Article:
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US lawmaker apologizes for anti-Semitic remark
Texas Republican rep. Larry Taylor uses phrase 'don't Jew them down' to describe insurance companies' bargaining with claimants; later issues apology stating: 'I regret my poor choice of words, sincerely apologize for any harm they may have caused'

A US lawmaker from Texas has apologized after making anti-Semitic comments at a hearing of the Joint Legislative Committee on Windstorm Insurance.

 

According to reports, Republican state representative Larry Taylor used the phrase "don’t try to Jew them down," in reference to insurance payments for victims of the Katrina Hurricane. Immediately after making the comment, Taylor said "that’s probably a bad term." He later apologized publicly.

 

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In a letter written shortly after his remarks, Taylor wrote: "At a legislative oversight committee hearing today, I inadvertently used a phrase that many people find offensive. I corrected myself immediately when I realized what I had said. I regret my poor choice of words and sincerely apologize for any harm they may have caused."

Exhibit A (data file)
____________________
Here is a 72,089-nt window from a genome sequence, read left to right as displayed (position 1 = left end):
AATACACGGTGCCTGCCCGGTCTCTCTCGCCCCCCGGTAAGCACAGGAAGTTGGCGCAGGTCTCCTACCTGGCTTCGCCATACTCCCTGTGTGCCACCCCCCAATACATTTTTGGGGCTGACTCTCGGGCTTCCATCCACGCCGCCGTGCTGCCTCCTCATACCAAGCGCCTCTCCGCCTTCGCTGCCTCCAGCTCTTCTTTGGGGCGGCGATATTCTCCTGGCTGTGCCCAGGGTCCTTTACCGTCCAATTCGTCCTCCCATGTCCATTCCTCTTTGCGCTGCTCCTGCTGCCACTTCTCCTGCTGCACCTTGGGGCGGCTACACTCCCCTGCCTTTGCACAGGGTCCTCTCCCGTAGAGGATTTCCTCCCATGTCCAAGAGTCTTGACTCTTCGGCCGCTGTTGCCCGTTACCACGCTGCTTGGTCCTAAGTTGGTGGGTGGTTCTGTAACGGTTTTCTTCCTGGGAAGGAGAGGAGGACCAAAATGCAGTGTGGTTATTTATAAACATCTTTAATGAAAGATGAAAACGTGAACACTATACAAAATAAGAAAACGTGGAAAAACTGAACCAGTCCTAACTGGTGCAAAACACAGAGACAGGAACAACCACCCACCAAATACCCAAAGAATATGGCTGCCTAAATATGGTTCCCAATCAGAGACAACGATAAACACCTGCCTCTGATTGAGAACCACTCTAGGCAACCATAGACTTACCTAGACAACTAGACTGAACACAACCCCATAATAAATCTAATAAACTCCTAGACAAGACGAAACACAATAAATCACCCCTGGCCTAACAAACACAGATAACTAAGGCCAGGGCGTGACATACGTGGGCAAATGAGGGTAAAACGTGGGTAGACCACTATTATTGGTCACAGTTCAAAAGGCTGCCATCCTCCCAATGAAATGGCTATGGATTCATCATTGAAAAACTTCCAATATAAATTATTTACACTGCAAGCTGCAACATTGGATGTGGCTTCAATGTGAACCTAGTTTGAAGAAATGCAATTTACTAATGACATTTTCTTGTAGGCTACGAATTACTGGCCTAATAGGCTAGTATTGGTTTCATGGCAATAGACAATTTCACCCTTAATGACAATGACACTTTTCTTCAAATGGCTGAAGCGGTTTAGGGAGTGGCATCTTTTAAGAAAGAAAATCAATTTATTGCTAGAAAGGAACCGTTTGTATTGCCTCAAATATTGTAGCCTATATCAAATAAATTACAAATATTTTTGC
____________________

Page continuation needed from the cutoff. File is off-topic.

'Age-old anti-Semitic stereotype'

The Anti-Defamation League (ADL) slammed Taylor's remarks, and sent him a stern letter in which it denounced the act.

 

Shortly after, Taylor issued another apology letter addressed to the pro-Israel organization, in which he stated: "Anti-Semitism and intolerance have no place in our society and in our government. I understand the impact of my comments and am deeply sorry for the message that was sent. I have a deep respect for the Jewish people and their history, and hope to work to strengthen that relationship in the future."

 

ADL Southwest Region Associate Director Dena Marks responded to Taylor's apology, noting that "Representative Taylor called us this morning and told us he made a mistake yesterday and did not mean to offend anyone. He also sent us a letter so that we would have his apology in writing.

 

"After our conversation with Representative Taylor, we believe he understands that the phrase 'Jew them down' comes from an age-old anti-Semitic stereotype, that he realizes it offends people, that he won't use it again. We recognize and appreciate he took quick action to correct himself and apologize."

 

 

 

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